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The Caster Semenya compromise

When it comes to women’s sports, who counts as a woman?

Was the Caster Semenya ruling fair? It’s an emotional case that has sparked debate across the world. Born with a disorder of sex development (DSD), the South African runner was raised female and has never thought of herself as anything else. But on Wednesday, the Court of Arbitration for Sport (CAS) ruled to uphold the International Association of Athletics Federation’s (IAAF) regulations for female athletes with DSDs. In order to compete in the women’s category, the court decided, Semenya must take drugs to lower her testosterone levels.

Whichever way you look it – and there are a lot of ways of looking at it –  it’s a no-win situation. Sports is divided into two divisions, male and female, to reflect the two sex categories that most of us fall neatly into. For a small number of people, however, this binary is less straightforward.

Though the two-time Olympic champion at 800m has never disclosed the results of her sex tests, the CAS statement made clear that she has 46XY DSD: i.e. male chromosomes. This condition is so rare that Semenya says, convincingly, that the IAAF official rules on athletes with DSDs were designed with her in mind.

On the one hand, it’s understandable that many see the verdict as, in the words of the tennis star Martina Navratilova, ‘dreadfully unfair to her and wrong in principle.’ Semenya’s achievements were attained without her making any choice or taking any intervention that would give her an unfair advantage.

On the other hand, fairness to Semenya needs to be tempered with fairness to her female (XX) competitors. Semenya’s advantages may be natural, but they are owing partly to her male sex characteristics. For instance, individuals with 46XY DSD have testosterone levels well within the male range (7.7 to 29.4 nmol/L; where the normal female range is below 2 nmol/L). And as Doriane Lambelet Coleman, a law professor and former 800m athlete, explains:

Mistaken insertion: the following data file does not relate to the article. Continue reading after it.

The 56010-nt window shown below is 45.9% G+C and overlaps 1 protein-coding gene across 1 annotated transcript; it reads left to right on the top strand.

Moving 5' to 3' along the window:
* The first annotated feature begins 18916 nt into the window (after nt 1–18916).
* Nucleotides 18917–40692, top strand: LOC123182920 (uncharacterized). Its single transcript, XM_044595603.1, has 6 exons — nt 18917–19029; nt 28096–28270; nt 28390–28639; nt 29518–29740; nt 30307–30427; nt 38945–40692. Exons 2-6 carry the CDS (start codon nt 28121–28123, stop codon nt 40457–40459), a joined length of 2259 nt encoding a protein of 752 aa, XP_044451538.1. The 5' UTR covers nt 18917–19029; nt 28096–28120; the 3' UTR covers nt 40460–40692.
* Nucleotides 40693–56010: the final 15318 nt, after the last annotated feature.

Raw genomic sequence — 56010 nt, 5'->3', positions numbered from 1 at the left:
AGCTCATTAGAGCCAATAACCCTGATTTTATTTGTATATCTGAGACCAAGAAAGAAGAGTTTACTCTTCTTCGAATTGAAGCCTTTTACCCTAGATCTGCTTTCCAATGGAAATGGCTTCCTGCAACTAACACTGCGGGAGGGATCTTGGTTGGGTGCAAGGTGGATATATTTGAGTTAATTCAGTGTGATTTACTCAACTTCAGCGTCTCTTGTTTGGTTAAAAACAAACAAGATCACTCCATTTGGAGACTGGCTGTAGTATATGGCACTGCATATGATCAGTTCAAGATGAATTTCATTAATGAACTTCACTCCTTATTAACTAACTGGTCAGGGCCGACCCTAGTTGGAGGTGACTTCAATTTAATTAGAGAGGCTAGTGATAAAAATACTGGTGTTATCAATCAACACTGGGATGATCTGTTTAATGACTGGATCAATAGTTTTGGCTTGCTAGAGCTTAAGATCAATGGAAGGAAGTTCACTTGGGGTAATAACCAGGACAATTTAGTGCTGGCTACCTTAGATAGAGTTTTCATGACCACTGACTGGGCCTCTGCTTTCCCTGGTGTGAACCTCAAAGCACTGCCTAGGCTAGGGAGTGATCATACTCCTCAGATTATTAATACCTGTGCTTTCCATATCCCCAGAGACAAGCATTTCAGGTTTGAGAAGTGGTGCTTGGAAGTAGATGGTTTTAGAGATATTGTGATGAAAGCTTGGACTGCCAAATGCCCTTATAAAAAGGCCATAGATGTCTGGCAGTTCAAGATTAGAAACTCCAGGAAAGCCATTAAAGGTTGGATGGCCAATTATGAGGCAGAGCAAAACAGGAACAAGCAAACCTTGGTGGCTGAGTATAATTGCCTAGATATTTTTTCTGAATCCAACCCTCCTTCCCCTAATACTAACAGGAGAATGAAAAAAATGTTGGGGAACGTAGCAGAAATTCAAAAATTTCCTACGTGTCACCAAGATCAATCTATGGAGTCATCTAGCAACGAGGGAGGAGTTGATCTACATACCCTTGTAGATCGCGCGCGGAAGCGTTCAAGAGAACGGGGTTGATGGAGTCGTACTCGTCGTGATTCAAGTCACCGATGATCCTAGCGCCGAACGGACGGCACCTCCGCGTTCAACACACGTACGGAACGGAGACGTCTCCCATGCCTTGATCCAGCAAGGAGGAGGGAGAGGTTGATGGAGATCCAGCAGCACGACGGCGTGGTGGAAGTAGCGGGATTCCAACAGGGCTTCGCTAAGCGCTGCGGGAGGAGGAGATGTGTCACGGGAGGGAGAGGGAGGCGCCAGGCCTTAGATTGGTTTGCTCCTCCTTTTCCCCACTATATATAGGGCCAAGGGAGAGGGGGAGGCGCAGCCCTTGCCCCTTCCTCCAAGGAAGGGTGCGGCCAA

‘[Testosterone is] the best single physiological marker for sport’s purposes. That’s because the primary reason for the sex differences in the physical attributes that contribute to elite athletic performance is exposure to much higher levels of testosterone during male pubertal growth. Those physical attributes include power generation, aerobic power, body composition and fuel utilization. Compared to females, males have greater lean body mass (more skeletal muscle and less fat), larger hearts (both in absolute terms and scaled to lean body mass), higher cardiac outputs, larger hemoglobin mass, larger VO2 max (i.e. a person’s ability to take in oxygen), greater glycogen utilization, and higher anaerobic capacity. The result of this differential is the performance gap between males and females that justifies the existence of a women’s category in competitive sports. That gap typically extends to 10-12 percent. Without an eligibility rule based in sex-linked traits, we wouldn’t see female bodies on any podium.’

Semenya’s case, and the surrounding debate, is especially fraught since it occurs amid an ongoing debacle about whether transgender women (males who identify as females) should be allowed to compete in women’s sports. In upholding the IAAF regulations, the CAS is setting a precedent for one of the most fraught questions of the modern sporting world: When it comes to women’s sports, who counts as a woman?

In the transgender debate a woman might be (1) a person whose genetic make-up is objectively and unambiguously female or (2) a person who identifies as such. But in the DSD debate, there is a suggested third option. A woman may be someone who, as the result of unusual biological makeup, has some male sex characteristics, but complies to a universally applied female-sex marker.

The sex-marker the CAS has picked is testosterone. This aims to resolve the advantages caused by hyperandrogenism – an excessive level of natural steroids which research suggests is performance enhancing – in cases of 46XY DSD. But, of course, there are limits to how much the physiological advantages of testosterone can be reversed. As Coleman explains, males’ testosterone laden advantages begin in utero and are amplified by puberty. This is why some people would rather see a female category (for XX females) and an open category for men and everyone else.

The CAS has, in this case, aimed to preserve the distinction in men and women’s sports in way that also makes it possible for women with XY disorders of sex development to be able to compete in the female category. At a time when the very idea of women’s sports is under threat, this is a common sense compromise.

This article was originally published on The Spectator’s UK website.


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